The board and club met at the Fairfield Motel located near the Fairfield Memorial Hospital. Larry Dozier, the CEO and President at Self Memorial Hospital in Greenwood, when I first arrived in 1994 later served as CEO of Fairfield Memorial Hospital and a member of the Fairfield Rotary Club. Club President, Arthur Lathan, was very welcoming and assembled a large board to discuss their plans for the year. The clubs plans modest membership growth and continued involvement in the local community. The club has done a great deal to support the local school system with scholarships and hands-on projects. I encouraged the club to increase their donations to The Rotary Foundation so we could make a bigger impact in the world.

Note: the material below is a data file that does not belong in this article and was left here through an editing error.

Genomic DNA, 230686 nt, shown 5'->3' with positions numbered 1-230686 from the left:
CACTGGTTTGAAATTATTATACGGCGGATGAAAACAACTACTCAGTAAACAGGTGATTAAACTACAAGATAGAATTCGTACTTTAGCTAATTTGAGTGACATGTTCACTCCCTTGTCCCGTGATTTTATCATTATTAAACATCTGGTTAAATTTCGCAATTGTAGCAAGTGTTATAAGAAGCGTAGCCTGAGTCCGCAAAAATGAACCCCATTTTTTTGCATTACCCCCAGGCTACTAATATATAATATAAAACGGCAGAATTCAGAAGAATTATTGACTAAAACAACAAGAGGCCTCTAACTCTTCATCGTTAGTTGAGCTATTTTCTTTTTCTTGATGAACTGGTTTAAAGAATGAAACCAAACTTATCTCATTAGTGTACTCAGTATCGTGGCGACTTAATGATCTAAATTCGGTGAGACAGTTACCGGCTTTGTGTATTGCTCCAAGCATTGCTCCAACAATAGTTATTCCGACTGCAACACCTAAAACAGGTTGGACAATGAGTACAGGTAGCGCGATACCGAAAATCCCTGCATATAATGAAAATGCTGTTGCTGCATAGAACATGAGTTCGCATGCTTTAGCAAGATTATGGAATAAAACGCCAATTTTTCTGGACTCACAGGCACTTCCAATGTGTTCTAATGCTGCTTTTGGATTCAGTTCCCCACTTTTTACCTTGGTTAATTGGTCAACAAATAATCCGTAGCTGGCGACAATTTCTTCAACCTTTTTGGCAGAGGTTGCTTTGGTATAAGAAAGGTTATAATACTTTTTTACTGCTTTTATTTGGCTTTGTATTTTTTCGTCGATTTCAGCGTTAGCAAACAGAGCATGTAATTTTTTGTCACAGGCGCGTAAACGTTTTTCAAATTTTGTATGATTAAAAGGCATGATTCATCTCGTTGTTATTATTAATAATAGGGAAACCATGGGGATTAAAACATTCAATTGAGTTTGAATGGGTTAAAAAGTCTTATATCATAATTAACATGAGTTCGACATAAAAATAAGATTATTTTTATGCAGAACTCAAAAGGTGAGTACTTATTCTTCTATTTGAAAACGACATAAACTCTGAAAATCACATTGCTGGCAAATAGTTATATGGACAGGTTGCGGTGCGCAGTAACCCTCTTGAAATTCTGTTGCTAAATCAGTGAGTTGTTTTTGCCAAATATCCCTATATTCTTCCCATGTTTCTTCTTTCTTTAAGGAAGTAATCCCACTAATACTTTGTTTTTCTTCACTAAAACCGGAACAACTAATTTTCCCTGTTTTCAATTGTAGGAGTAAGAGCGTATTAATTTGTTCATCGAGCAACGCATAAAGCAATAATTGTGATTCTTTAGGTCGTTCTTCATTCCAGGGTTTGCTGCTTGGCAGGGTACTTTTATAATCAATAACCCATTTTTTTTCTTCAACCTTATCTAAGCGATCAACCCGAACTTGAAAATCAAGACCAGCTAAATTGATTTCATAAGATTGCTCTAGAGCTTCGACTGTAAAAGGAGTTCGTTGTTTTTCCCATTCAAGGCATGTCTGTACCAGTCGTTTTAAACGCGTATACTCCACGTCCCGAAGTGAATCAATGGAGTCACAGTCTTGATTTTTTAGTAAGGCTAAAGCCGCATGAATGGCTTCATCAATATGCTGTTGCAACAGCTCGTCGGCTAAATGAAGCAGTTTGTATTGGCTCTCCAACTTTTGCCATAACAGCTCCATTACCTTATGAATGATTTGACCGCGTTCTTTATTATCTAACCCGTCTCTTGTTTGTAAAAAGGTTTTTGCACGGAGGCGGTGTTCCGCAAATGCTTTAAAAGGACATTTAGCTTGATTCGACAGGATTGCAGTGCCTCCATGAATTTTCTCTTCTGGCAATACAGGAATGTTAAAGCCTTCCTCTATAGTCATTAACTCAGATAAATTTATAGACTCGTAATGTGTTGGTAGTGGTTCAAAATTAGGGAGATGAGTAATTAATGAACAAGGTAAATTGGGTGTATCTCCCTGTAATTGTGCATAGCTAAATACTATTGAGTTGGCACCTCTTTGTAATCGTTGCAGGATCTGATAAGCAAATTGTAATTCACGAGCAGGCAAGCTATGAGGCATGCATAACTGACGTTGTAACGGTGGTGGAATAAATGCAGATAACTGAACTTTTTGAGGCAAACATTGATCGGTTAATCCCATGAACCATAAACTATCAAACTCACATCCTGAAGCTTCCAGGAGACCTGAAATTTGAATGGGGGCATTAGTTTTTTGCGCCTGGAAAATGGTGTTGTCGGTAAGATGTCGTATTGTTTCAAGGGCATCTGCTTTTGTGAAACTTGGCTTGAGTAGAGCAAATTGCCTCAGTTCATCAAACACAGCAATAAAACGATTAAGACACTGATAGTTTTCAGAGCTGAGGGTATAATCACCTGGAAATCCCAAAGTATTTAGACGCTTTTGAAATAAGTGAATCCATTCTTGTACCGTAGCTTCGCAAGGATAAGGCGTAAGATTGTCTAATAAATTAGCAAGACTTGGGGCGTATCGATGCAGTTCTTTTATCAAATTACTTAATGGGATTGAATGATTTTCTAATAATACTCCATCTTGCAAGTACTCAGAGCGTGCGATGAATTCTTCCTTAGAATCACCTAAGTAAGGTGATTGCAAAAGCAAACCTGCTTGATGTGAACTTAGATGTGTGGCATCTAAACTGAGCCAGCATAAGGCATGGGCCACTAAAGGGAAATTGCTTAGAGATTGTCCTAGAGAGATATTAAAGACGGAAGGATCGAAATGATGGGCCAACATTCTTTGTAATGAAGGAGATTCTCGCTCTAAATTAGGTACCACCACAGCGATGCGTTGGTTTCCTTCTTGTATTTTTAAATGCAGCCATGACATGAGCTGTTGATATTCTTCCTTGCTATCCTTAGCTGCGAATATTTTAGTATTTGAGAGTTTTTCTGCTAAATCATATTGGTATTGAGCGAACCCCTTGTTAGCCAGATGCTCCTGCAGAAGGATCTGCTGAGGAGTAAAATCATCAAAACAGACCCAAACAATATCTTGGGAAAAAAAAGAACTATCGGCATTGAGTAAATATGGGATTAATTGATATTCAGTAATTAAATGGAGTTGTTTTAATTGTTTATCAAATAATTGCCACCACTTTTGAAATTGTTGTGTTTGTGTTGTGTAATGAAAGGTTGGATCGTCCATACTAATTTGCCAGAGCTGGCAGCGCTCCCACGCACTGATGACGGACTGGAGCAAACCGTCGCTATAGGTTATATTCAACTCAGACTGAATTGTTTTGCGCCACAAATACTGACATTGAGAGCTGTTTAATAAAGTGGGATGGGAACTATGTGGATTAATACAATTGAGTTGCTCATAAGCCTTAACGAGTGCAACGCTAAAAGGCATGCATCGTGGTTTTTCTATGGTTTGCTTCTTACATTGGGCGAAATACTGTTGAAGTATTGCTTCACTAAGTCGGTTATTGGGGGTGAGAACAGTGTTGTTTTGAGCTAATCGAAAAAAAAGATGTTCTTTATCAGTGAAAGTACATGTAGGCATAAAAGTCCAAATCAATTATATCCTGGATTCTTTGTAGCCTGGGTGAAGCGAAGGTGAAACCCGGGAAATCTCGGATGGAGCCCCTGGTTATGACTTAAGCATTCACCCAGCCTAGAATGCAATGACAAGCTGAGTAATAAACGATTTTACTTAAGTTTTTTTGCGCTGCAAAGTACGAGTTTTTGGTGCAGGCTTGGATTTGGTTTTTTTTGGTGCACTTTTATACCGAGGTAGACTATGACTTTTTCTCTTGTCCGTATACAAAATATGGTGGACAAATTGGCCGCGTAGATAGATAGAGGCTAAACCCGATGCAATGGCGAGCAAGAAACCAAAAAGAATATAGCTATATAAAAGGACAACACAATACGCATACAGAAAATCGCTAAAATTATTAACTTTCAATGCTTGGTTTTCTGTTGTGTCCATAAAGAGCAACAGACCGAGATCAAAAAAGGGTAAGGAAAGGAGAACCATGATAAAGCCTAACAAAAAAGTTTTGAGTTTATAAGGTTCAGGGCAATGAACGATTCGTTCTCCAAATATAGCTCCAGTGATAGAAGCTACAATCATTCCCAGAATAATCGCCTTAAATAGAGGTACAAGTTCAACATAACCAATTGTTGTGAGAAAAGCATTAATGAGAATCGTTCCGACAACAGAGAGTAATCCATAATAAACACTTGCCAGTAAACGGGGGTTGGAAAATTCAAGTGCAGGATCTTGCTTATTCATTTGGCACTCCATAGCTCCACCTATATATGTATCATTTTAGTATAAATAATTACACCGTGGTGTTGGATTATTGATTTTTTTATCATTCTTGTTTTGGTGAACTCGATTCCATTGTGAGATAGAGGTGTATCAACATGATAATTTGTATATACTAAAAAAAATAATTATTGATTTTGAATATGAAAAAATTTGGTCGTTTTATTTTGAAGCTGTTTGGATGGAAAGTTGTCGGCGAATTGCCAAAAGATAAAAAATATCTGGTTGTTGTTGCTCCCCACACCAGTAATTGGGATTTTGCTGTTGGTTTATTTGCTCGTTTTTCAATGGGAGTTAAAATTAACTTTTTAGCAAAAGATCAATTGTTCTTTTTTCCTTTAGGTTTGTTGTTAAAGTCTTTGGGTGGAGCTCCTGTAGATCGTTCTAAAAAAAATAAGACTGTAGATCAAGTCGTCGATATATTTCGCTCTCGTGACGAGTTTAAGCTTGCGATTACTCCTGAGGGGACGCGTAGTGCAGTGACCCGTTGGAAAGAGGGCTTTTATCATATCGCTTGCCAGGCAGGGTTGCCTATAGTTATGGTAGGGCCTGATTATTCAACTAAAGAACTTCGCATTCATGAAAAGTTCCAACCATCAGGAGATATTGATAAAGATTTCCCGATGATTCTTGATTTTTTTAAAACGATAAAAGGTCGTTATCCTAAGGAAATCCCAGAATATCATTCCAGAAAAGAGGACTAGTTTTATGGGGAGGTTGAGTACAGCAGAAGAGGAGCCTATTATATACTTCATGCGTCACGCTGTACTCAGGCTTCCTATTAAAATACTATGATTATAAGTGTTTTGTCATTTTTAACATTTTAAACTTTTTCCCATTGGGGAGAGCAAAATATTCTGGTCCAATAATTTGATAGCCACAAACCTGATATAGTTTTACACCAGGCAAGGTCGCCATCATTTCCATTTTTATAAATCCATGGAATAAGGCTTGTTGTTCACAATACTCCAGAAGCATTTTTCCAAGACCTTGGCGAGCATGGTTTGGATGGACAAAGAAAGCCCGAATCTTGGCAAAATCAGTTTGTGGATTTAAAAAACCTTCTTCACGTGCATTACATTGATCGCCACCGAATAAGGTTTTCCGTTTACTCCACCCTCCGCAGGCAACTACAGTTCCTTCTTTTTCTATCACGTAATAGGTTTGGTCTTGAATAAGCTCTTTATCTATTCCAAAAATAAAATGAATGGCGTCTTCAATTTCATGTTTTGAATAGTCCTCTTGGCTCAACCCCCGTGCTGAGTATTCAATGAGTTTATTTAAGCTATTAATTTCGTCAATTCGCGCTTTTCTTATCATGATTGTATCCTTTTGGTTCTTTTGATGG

The Winnsboro Notable Rotarian was Tony Perez. Tony, a member since August 15, 2006, epitomizes the theme of Rotary of "Service above Self". He is the current treasurer and past president of the Winnsboro Rotary Club and can be counted on to be directly involved in Rotary club projects and take leadership roles. He takes a very active role in the community and has responded with tremendous kindness and cooperation over the years. Tony serves as a Board member and secretary of Palmetto Health Cancer Center, a board member of the Fairfield County Chamber of Commerce, and served four years as chairman of the Fairfield County United Way Campaign, each time exceeding the goal of the campaign.